Julienne E. Bower, PhD
Los Angeles, California
Professor, Psychology and Psychiatry/Biobehavioral Sciences
Research Scientist, Cousins Center for Psychoneuroimmunology
David Geffen School of Medicine
University of California, Jonsson Comprehensive Cancer Center
Los Angeles, California
Studying the biological pathways that link psychological stress and breast cancer outcomes, with a focus on the nervous and immune systems.
Patients who have been diagnosed and treated for breast cancer experience many forms of stress including psychological stress which can activate the immune response and cause inflammation—this negatively impacts breast cancer outcomes. Compelling evidence has emerged that indicates that the immune response and inflammation play a role in tumor initiation, progression, and metastatic spread. Drs. Bower and Cole are focusing on the role of the nervous and immune systems in translating stress from brain to body. These studies aim to define new “positive neurobiology” pathways that can be translated into clinical interventions. Through this work, they hope to establish new paradigms for blocking stress in order to promote both the quality and potentially the length of breast cancer survivorship.
Drs. Bower and Cole are conducting several interrelated lines of research into the association between psychosocial stressors and tumor characteristics in women with early-stage breast cancer. This includes examination of neural processes that link chronic stress and inflammatory processes relevant for tumor progression as well as intervention studies to reduce stress and identify neuroendocrine pathways that impact tumor biology. They have shown that stress-induced changes in tumor biology can be blocked by stimulating the brain's reward system. In addition, they have developed and optimized an online version of their mindfulness-based intervention for breast cancer survivors. They have demonstrated that this intervention is effective in reducing depression, enhancing well-being, and improving tumor-relevant immune processes in younger breast cancer survivors.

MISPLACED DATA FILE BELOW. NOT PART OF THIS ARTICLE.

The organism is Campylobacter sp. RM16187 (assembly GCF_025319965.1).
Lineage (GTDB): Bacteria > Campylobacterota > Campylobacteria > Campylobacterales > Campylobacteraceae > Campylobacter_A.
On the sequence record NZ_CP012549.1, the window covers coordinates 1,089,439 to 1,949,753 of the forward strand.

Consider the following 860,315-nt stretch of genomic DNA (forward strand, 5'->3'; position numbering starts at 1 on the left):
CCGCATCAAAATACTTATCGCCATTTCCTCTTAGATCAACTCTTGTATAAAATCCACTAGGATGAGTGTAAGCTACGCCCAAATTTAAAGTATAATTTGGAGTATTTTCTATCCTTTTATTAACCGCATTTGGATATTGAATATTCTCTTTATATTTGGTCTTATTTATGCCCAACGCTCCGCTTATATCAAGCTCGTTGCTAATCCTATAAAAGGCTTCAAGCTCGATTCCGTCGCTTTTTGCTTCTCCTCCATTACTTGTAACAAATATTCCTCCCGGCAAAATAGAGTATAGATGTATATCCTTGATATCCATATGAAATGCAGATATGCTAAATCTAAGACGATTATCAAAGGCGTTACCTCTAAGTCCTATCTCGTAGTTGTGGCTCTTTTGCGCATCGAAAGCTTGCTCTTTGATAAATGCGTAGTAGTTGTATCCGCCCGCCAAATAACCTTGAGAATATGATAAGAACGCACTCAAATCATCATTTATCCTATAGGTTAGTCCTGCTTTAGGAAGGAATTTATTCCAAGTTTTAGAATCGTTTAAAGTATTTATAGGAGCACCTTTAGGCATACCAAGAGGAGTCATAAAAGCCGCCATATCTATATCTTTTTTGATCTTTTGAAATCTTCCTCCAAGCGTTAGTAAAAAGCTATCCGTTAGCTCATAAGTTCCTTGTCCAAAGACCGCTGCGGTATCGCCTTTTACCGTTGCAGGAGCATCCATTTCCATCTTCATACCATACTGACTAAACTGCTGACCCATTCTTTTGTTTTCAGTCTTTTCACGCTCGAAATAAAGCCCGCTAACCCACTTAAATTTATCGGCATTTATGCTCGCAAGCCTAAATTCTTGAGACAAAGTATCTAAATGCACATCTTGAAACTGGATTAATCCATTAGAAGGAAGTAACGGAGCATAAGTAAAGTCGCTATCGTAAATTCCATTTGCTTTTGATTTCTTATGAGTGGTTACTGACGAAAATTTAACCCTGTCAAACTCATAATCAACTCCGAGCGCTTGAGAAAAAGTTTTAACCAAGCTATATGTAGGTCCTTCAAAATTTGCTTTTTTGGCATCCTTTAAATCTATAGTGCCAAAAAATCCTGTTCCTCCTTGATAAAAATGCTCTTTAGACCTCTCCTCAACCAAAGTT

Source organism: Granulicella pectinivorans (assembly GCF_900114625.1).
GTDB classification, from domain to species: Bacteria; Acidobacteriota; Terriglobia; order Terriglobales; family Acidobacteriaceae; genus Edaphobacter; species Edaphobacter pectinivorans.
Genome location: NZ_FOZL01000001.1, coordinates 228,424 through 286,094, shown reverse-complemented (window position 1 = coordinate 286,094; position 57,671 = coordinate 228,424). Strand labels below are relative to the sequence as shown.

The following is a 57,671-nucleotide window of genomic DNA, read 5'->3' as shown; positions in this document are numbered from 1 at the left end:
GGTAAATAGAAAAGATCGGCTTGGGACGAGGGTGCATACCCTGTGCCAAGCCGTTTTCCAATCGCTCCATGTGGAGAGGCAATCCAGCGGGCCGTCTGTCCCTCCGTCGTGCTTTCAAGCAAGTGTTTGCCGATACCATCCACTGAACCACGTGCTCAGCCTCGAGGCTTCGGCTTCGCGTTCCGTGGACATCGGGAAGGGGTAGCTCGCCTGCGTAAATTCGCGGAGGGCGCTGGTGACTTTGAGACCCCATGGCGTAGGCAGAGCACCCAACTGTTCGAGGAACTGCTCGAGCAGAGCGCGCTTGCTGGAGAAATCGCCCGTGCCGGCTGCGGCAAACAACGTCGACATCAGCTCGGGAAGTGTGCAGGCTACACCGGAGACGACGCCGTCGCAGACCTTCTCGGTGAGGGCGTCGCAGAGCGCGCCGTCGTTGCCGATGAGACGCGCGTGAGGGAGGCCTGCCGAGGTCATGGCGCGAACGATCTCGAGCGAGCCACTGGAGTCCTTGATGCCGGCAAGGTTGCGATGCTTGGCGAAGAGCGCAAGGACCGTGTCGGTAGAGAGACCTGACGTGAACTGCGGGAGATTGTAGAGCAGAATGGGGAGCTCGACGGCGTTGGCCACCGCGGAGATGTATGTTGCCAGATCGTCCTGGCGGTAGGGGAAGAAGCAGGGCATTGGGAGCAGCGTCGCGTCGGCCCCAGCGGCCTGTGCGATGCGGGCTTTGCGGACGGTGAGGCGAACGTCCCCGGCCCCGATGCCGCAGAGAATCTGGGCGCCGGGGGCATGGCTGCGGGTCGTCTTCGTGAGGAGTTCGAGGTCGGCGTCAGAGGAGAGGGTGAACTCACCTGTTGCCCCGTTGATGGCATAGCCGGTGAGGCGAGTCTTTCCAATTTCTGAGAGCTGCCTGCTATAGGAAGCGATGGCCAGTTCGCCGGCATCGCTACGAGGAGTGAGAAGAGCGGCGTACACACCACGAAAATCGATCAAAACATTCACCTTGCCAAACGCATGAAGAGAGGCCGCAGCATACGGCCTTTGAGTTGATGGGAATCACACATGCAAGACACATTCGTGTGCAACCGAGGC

The team will continue to analyze the results of their preclinical studies and define the biological pathways through which psychological and social processes impact breast tumor biology. They will now expand the novel digital approaches for delivering these interventions to larger and more diverse groups of women. These lines of research are designed to establish new parameters for blocking the stress effect in the context of human breast cancer.
Julienne E. Bower, PhD is a nationally recognized expert on biobehavioral processes in breast cancer and their impact on health and well-being. She has conducted pioneering work on neuroimmune interactions in breast cancer survivors, focusing on immune mechanisms for behavioral symptoms such as cancer-related fatigue. Her research also examines the impact of psychosocial stress on behavioral and biological outcomes in cancer populations, including effects on inflammation and the tumor microenvironment. Dr. Bower's current BCRF funded research, conducted in collaboration with BCRF co-grantee Steven Cole is designed to identify the upstream neural processes that regulate inflammatory activity and how these can be modulated by mind-body interventions. Dr. Bower is an Associate Professor in the UCLA Department of Psychology and the Department of Psychiatry and Biobehavioral Sciences and is also a member of the Jonsson Comprehensive Cancer Center and the Norman Cousins Center for Psychoneuroimmunology.
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